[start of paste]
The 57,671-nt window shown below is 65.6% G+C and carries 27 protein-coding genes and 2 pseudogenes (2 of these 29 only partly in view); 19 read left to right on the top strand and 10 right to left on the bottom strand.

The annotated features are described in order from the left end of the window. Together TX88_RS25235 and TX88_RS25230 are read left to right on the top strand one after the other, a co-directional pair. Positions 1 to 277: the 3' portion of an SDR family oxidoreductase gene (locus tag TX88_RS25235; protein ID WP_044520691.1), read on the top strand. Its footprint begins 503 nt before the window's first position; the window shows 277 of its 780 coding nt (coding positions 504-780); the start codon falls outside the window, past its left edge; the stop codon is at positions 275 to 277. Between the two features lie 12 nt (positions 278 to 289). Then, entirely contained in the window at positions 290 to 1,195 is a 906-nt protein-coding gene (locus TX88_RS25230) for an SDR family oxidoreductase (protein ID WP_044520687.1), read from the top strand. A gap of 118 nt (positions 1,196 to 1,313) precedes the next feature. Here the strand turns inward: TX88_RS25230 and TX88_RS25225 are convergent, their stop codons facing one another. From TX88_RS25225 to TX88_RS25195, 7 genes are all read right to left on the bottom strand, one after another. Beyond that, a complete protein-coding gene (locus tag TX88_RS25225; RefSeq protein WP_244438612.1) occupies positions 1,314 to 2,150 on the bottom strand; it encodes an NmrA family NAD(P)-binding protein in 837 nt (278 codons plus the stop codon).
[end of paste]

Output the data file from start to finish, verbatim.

The 57,671-nt window shown below is 65.6% G+C and carries 27 protein-coding genes and 2 pseudogenes (2 of these 29 only partly in view); 19 read left to right on the top strand and 10 right to left on the bottom strand.

The annotated features are described in order from the left end of the window. Together TX88_RS25235 and TX88_RS25230 are read left to right on the top strand one after the other, a co-directional pair. Positions 1 to 277: the 3' portion of an SDR family oxidoreductase gene (locus tag TX88_RS25235; protein ID WP_044520691.1), read on the top strand. Its footprint begins 503 nt before the window's first position; the window shows 277 of its 780 coding nt (coding positions 504-780); the start codon falls outside the window, past its left edge; the stop codon is at positions 275 to 277. Between the two features lie 12 nt (positions 278 to 289). Then, entirely contained in the window at positions 290 to 1,195 is a 906-nt protein-coding gene (locus TX88_RS25230) for an SDR family oxidoreductase (protein ID WP_044520687.1), read from the top strand. A gap of 118 nt (positions 1,196 to 1,313) precedes the next feature. Here the strand turns inward: TX88_RS25230 and TX88_RS25225 are convergent, their stop codons facing one another. From TX88_RS25225 to TX88_RS25195, 7 genes are all read right to left on the bottom strand, one after another. Beyond that, a complete protein-coding gene (locus tag TX88_RS25225; RefSeq protein WP_244438612.1) occupies positions 1,314 to 2,150 on the bottom strand; it encodes an NmrA family NAD(P)-binding protein in 837 nt (278 codons plus the stop codon).